Harangody's goal: NCAA tourney
Irish star focused on erasing memory of last season
Luke Harangody pleased one Big East team and disappointed 15 others when he announced his return to Notre Dame for his senior season.
"He's obviously the kind of guy that can hasten your retirement," DePaul coach Jerry Wainwright said. "Certainly when your player of the year returns, and you know he's going to be better, it's great for the league, but it's a significant challenge to any team who's going to play against him."
There is no doubt around Notre Dame that the 6-foot-8, 251-pound Harangody will be an advanced version compared to last season's. In the six weeks Harangody took to test the NBA draft waters, he improved his perimeter and interior defense, extended his shooting range, became fitter and gained confidence. All that, and he's the still monster player who thrashed Big East opponents for 25.2 points and 12.8 rebounds per game last season.
"Certainly, we're thrilled to have him back," Fighting Irish coach Mike Brey said.
Brey wanted to make sure Harangody was returning to South Bend, Ind., for more than simply enhancing his draft stock. Harangody assured his coach he had a larger agenda.
"We talked about that right away," Harangody said. "It was going to be for the team. I'm trying to lead the team and get back to the NCAA tournament. I just want to make it back to the NCAA tournament. That's my only goal this season."
Last season was a rough one for Notre Dame. Coming off two consecutive NCAA tournament appearances, the Irish endured a seven-game losing streak in January, finished 8-10 in the Big East and ended up in the NIT.
The road back to the NCAAs isn't a given even with Harangody's return. The recent season-ending injury of 6-8 junior swingman Scott Martin was a devastating blow for Notre Dame. Brey thought his team would likely be predicted to finish no better than 10th in the Big East with the loss of Martin.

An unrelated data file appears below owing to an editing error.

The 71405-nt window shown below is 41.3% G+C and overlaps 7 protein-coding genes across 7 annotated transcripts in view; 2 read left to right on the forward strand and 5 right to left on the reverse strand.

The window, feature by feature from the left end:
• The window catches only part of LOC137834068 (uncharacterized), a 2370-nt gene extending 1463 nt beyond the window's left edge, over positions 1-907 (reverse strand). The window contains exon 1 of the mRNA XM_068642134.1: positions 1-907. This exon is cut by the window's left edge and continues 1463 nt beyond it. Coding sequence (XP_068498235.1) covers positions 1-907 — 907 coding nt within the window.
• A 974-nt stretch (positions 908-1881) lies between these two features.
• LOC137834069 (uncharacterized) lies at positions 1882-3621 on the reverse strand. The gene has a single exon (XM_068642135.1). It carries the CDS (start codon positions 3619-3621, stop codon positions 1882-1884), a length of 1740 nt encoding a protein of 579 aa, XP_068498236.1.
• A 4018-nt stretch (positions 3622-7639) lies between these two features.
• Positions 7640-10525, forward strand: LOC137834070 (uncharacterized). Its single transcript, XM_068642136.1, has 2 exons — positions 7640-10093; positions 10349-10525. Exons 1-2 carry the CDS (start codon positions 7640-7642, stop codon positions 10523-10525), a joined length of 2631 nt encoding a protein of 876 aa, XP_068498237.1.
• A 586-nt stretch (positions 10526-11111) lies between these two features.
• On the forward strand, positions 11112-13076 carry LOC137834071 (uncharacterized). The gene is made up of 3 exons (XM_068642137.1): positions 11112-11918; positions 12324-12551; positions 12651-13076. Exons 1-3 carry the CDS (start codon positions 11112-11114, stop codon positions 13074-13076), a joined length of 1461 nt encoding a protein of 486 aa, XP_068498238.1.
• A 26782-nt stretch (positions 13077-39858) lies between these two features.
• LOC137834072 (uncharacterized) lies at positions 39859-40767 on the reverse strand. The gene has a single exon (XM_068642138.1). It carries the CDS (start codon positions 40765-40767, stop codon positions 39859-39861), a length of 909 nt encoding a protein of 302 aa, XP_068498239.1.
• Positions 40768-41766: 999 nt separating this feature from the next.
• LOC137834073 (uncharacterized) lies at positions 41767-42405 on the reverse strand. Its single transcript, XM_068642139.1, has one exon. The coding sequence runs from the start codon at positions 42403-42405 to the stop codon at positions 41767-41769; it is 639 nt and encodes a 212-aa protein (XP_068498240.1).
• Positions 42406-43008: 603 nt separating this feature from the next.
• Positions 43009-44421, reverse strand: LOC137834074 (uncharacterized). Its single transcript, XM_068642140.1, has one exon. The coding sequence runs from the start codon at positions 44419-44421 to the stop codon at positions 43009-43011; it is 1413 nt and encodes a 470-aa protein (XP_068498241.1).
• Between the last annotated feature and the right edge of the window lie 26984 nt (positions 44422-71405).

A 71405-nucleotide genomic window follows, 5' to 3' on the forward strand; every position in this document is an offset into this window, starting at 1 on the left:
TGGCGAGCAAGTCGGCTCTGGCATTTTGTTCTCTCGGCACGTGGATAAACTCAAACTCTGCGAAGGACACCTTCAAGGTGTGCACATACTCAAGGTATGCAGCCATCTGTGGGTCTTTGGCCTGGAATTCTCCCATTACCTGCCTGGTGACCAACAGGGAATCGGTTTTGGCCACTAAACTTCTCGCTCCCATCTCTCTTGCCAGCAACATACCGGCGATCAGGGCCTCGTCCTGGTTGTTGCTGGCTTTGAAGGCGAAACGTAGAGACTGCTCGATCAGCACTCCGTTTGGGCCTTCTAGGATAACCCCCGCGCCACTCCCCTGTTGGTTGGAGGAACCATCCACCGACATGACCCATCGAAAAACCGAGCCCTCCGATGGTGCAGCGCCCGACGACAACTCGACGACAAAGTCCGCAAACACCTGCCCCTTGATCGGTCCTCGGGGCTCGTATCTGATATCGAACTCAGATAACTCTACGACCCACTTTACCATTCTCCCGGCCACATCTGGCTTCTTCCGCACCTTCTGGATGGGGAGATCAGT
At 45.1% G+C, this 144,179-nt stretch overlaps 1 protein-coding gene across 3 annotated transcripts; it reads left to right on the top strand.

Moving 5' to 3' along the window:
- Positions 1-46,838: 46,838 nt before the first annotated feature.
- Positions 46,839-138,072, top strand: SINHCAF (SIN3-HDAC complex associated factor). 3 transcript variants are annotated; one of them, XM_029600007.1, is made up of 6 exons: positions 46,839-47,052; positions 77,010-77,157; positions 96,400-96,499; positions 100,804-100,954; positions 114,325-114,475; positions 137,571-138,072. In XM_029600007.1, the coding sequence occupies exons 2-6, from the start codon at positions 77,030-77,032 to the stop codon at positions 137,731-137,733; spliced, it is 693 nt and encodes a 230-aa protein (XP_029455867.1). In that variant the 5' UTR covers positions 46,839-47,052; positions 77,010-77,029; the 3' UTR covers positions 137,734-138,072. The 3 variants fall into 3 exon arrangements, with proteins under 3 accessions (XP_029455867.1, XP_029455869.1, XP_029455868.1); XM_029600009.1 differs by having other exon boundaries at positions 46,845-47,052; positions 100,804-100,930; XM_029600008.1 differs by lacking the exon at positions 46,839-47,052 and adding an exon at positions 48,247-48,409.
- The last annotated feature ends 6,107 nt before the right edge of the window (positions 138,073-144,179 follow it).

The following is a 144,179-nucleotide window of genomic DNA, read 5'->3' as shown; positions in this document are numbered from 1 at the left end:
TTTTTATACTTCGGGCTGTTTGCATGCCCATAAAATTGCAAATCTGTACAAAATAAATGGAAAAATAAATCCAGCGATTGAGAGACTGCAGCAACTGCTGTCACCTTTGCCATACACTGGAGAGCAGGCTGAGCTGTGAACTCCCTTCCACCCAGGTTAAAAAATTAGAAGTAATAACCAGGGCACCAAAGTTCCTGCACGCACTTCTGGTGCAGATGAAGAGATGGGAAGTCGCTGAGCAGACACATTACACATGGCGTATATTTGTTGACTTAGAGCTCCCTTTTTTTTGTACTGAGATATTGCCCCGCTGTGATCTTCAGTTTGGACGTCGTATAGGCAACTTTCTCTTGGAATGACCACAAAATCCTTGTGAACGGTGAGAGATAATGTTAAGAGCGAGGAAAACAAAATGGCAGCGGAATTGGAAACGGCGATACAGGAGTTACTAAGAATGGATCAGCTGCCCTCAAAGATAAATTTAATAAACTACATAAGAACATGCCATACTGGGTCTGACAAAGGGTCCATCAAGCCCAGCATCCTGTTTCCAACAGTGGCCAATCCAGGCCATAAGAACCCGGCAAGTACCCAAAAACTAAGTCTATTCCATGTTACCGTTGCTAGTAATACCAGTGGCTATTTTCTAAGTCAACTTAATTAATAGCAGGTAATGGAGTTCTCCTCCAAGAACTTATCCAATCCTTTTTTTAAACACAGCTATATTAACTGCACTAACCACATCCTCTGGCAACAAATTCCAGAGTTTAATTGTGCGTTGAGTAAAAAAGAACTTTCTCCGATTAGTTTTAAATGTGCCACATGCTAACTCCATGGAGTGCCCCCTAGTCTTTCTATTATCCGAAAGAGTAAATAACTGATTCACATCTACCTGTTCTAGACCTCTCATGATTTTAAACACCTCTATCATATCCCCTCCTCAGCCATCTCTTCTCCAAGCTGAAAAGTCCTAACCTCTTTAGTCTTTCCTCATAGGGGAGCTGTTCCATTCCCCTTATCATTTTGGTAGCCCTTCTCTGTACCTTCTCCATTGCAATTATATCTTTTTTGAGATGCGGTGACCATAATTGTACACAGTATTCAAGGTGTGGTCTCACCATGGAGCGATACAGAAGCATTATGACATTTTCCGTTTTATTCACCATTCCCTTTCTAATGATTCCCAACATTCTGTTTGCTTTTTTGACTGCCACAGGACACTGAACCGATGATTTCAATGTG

Harangody has Notre Dame finishing quite higher.
"I feel we can finish in the top four in the Big East," Harangody said. "I think we have the talent that can shock a lot of people."
Harangody's priority may be winning, followed by making himself a first-round lock for the 2010 draft, something that couldn't be guaranteed this year. But Brey is also concerned about his statistics. Harangody is on the verge of a number of records, and Brey sees them as being important.
Going into this season, Harangody is 738 points shy of breaking Austin Carr's school record of 2,560 points and 370 rebounds away from topping Tom Hawkins' 1,318. He also can pass Lawrence Moten's Big East all-time scoring record of 1,406 with 370 points and Derrick Coleman's conference rebounding record of 701 with 162 boards this season.
"When I started here, nobody ever thought anyone would make a run at Austin Carr's scoring record," Brey said. "That's a realistic thing. It's staggering to think about the guys who have come through this league."
Brey is confident that Harangody will join many of the Big East's past stars in the NBA ranks after another productive college season.
"One thing I told him and his family, 'I think my track record with you is pretty darn good,'" Brey said. "'Look at your numbers. If you look at the track record as the teacher and coach, the odds say you will be better prepared to be a professional and NBA player.' The theme I heard was he's going to be a 10-year NBA guy. His motor is just too good."
Harangody believes that even more after going through the pre-draft process.
"I think it was definitely a positive experience," Harangody said. "I learned I can hang with anybody. I learned a lot about the defensive side of the game. I had to guard guys. It showed me I can. I didn't have a difficult time with anybody."
Wainwright can't like that news, either.
NOTE: Notre Dame is not hosting a Midnight Madness event.
Scott Powers covers high school and college sports for ESPNChicago.com and can be reached at firstname.lastname@example.org.